In addition to this motion, the Nation brought a separate motion for summary judgment seeking to dismiss the counterclaims and affirmative defenses that are predicated on arguments concerning genericness and abandonment of the marks. Although the court previously dismissed the Urban Outfitters counterclaim to cancel the NAVAJO® mark based on genericness, this counterclaim was dismissed on the grounds of sovereign immunity—not the merits of the claim. However, with respect to an affirmative defense of genericness, the Nation may not be able to benefit from sovereign immunity. If so, the court will have to address the merits of the genericness argument.

Companies Get the Unions They Deserve

Posted in Guest Bloggers, Mixed Bag of Nuts

James E. Lukaszewski, ABC, APR, Fellow PRSA

I grew up in a union household. My father was a teacher in the Minneapolis Public School system for nearly thirty years. Once he finished his first probationary year and was certified, he joined the union, became the shop steward, and ran the building he was in for the next 29 years. In many ways, it was a very strange existence as I look back on it from age 73. What was going on in the Minneapolis school district every day is what energized my father. He was a band and choir teacher, also licensed to teach social studies, American history and Polish. He was a very educated man who spoke six languages, from Latin to Russian. In fact, I considered him to be a very learned man.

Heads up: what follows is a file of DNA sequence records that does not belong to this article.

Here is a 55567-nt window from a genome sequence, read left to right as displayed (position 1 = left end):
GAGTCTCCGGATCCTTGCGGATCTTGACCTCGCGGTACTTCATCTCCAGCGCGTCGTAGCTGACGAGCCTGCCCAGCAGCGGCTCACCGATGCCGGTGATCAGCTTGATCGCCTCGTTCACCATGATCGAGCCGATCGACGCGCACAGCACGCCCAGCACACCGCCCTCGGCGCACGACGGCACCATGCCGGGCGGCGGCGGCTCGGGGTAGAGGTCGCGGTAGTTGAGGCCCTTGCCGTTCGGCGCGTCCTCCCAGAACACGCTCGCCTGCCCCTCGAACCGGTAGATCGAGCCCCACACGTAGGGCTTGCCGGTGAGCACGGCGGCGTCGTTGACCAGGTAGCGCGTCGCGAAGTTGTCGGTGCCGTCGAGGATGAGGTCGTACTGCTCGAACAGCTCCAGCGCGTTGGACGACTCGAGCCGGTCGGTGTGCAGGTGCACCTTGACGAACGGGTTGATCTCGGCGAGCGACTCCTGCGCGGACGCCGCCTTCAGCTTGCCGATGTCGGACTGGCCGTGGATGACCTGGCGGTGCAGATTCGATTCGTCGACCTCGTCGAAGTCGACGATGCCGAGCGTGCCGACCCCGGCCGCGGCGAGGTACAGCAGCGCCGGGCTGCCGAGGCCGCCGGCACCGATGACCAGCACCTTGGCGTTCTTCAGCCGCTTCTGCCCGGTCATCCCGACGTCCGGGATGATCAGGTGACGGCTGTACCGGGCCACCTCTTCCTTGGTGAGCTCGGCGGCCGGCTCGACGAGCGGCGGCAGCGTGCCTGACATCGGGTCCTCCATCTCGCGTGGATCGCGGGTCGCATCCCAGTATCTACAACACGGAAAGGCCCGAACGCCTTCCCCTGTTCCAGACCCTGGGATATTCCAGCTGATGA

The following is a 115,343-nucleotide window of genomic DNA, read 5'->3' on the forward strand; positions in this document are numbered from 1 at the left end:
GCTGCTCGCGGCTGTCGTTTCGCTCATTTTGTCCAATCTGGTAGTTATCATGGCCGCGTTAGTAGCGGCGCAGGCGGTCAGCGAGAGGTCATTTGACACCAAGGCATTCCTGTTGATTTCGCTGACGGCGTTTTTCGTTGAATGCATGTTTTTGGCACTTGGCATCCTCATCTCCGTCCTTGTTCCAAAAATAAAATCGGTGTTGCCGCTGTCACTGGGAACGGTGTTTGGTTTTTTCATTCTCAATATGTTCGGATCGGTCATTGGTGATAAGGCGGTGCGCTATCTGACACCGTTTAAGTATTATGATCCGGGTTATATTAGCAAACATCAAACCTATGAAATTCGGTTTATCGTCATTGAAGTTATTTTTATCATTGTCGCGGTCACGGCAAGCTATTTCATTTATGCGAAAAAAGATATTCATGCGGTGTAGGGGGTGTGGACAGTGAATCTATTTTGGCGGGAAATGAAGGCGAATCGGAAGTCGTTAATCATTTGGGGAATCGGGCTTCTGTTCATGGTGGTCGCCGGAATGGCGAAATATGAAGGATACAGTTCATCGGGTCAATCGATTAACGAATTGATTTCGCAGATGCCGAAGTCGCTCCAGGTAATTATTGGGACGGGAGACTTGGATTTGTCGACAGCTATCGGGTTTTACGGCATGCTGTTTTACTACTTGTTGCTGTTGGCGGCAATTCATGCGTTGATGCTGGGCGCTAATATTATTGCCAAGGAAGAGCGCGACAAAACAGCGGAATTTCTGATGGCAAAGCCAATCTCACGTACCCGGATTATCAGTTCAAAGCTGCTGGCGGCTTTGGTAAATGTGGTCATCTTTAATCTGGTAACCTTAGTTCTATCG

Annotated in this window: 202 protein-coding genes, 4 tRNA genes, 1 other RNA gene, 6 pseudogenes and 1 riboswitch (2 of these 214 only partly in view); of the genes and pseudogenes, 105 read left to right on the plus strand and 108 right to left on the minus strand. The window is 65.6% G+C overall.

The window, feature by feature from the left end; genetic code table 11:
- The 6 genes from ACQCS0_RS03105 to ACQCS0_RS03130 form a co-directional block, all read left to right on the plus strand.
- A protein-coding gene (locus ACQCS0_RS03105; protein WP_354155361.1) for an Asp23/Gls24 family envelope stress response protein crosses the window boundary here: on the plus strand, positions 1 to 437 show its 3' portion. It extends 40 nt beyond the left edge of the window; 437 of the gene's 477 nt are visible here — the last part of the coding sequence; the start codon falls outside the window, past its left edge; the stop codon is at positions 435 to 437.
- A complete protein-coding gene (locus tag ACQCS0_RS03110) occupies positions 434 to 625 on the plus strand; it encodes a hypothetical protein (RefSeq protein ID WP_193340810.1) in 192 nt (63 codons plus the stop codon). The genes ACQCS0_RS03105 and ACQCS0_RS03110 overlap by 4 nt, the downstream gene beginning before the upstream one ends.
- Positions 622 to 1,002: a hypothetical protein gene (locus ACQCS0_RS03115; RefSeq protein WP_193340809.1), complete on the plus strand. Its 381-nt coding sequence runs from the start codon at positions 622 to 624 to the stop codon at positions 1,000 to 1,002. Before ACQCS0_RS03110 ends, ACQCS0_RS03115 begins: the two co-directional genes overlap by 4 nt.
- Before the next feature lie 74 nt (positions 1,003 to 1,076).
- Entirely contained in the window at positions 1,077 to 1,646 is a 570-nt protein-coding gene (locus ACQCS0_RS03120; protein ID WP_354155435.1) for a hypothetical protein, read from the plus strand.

But when it came to unions and labor/management issues, he was of a one-track mind – that of being a victim of the system helping other system victims.

I lived at home for twenty years and every workday looked and sounded pretty much the same. When Dad returned from work at about 4:45 in the afternoon, Mom was fixing dinner and he was grousing about what a crappy day he and the teachers were forced to endure.

During the first course of supper, which we all ate together he described in vivid terms how the school superintendent had mucked it up for the school principals. During the second course, he would then extrapolate what the school principal had turned around and did to make the teacher’s day miserable.

By dessert, he was already explaining his plot and plan to get even with everyone the next day. This was five days a week for twenty years.

As a teacher, he did make an important impression on his students. Even fifteen years after he retired, if I were anywhere near north Minneapolis and my last name was mentioned out loud, someone would ask about “Mr. Luke,” always in a respectful and positive way.